Insurance is Just One of Many Challenges for Business Owners
Business owners tend to focus on tangible costs — like inventory, payroll, rent, and advertising. It thus becomes all too easy to forget about costs that could be incurred by a business; some of which could be enough to cause significant financial loss to a company.
That’s where business insurance comes in. These types of insurance policies are designed to protect business owners in the case of an unexpected event, which could result in substantial losses. Here are the six basic types of commercial insurance available:
1. Commercial Property. If your business has any physical presence at all — from a storefront to a storage facility to inventory in your garage — then you’ll want to consider commercial property insurance. It’s like homeowner’s insurance for your business, and it would cover losses from naturally occurring calamities such as fire, flood, hail, and wind. It also protects your business from theft, vandalism, and civil disobedience. In addition, the policy would cover things like business interruption, document replacement, and lost revenue due to any of the above-mentioned issues.
2. Business Auto. Just like commercial property policies can be considered “homeowner’s insurance for your company,” business auto insurance acts much like the policy you have for your personal automobile in its coverage of business vehicles. The policy can in fact apply to your personal vehicle if it is used as part of your business, such as for making deliveries or hauling equipment to a job site. Business auto insurance covers most of the same occurrences as its consumer counterpart, but it also protects your business assets in case of an accident. So if an employee hits and injures a pedestrian in your commercial vehicle, your insurance company would pay damages up to the policy limits you have elected.
3. Workers’ Compensation. This coverage is required under California law for all business owners, even if they only employ one individual. Workers’ compensation coverage will pay for medical costs if an employee is injured on the job, as well as income lost while he or she recovers from those injuries. If the worker is permanently disabled by the incident, this policy may also pay benefits until the person reaches retirement age. As with auto insurance rates that fluctuate based on the type of vehicle someone drives, rates for workers compensation insurance vary based on the type of work performed, so a job that carries less risk will usually call for smaller policy premium.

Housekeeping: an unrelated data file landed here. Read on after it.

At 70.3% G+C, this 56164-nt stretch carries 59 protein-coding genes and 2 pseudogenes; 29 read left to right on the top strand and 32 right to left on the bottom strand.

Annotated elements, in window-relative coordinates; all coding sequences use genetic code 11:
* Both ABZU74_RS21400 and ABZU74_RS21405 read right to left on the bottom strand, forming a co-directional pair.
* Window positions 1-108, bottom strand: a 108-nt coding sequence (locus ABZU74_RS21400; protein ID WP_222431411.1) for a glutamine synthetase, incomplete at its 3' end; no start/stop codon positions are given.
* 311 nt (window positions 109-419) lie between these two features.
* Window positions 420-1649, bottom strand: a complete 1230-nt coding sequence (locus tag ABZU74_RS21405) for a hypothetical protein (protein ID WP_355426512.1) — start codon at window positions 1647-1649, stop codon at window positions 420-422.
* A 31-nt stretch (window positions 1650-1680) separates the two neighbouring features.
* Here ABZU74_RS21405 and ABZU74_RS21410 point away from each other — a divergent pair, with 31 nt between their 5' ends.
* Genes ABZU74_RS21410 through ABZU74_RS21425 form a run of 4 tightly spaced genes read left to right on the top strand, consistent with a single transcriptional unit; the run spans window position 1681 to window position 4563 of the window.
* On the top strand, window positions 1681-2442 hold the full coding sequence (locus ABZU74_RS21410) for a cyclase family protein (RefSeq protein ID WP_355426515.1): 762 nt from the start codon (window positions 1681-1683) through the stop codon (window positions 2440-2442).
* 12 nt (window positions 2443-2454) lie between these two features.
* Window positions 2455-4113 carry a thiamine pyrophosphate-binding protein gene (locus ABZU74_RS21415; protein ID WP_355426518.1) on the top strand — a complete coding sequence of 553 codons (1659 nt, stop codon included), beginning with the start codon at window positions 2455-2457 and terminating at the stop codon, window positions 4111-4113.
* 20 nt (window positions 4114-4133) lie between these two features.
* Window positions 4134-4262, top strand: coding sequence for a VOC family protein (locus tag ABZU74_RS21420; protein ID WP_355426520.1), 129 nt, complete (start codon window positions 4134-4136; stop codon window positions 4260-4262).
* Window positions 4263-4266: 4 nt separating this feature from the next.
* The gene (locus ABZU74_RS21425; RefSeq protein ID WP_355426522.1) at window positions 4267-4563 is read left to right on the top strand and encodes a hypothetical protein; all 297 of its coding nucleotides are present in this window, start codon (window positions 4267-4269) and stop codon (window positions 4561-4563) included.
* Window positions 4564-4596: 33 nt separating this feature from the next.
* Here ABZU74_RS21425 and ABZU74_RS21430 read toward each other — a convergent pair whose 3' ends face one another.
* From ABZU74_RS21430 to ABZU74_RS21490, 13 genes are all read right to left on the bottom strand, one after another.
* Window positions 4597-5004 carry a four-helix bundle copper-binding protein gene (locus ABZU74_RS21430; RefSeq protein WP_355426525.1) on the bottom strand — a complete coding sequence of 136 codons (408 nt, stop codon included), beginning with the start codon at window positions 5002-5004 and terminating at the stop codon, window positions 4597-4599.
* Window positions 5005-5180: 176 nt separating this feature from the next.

4. General Liability. In today’s litigation-happy world, every business should carry general liability insurance because it helps protect the company against lawsuits, more importantly those that are lost. It also helps protect against all of the related legal expenses needed to contest these suits. So if a customer slips and falls inside a store and breaks a leg, or a tree-trimming service cuts a large limb that falls on top of a customer’s car, or even if an employee slanders a competitor, each of these scenarios may be covered under a general liability policy.
5. Directors and officers. A business insurance policy helps safeguard owners, administrators, board members, and anyone else who may be listed as an officer or director of a company. Specifically, it protects these individuals if they are sued in relation to how they perform their corporate duties. A directors and officers policy is usually recommended in industries such as accounting, tax preparation, investing, and retirement planning, where large amounts of money are at stake.
6. Commercial Umbrella. Think of this as a “miscellaneous insurance” policy. While it may not cover every conceivable situation, it is designed to address issues that may fall through the cracks with other types of policies. In addition, commercial umbrella insurance acts as a “backup” policy if the coverage limits on other policies are exceeded. Therefore, if you are forced to pay millions of dollars in damages in a lawsuit and your standard insurance policy won’t cover the entire amount; commercial umbrella coverage will often pick up the slack, depending on your coverage amount.
If you want additional information on any of these business insurance types, be sure to contact AIS Insurance today. Don’t leave your business unprotected any longer.
This content is offered for educational purposes only and does not represent contractual agreements. The definitions, terms and coverage’s in a given policy may be different than those suggested here and such policy will be governed by the language contained therein. No warranty or appropriateness for a specific purpose is expressed or implied.